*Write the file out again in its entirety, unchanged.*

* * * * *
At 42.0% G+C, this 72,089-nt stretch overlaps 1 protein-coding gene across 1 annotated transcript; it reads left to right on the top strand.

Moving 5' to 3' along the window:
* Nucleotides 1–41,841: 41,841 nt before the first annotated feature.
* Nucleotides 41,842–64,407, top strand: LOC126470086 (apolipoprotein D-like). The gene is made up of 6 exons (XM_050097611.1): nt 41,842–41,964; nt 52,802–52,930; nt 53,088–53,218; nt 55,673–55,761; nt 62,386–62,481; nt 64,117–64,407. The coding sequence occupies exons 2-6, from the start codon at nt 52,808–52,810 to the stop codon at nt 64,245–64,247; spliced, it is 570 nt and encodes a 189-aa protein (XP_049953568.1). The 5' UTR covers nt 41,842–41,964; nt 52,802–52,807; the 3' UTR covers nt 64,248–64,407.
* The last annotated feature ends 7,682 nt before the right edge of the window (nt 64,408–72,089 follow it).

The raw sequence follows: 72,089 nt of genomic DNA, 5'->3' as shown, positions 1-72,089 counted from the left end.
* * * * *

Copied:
At 42.0% G+C, this 72,089-nt stretch overlaps 1 protein-coding gene across 1 annotated transcript; it reads left to right on the top strand.

Moving 5' to 3' along the window:
* Nucleotides 1–41,841: 41,841 nt before the first annotated feature.
* Nucleotides 41,842–64,407, top strand: LOC126470086 (apolipoprotein D-like). The gene is made up of 6 exons (XM_050097611.1): nt 41,842–41,964; nt 52,802–52,930; nt 53,088–53,218; nt 55,673–55,761; nt 62,386–62,481; nt 64,117–64,407. The coding sequence occupies exons 2-6, from the start codon at nt 52,808–52,810 to the stop codon at nt 64,245–64,247; spliced, it is 570 nt and encodes a 189-aa protein (XP_049953568.1). The 5' UTR covers nt 41,842–41,964; nt 52,802–52,807; the 3' UTR covers nt 64,248–64,407.
* The last annotated feature ends 7,682 nt before the right edge of the window (nt 64,408–72,089 follow it).

The raw sequence follows: 72,089 nt of genomic DNA, 5'->3' as shown, positions 1-72,089 counted from the left end.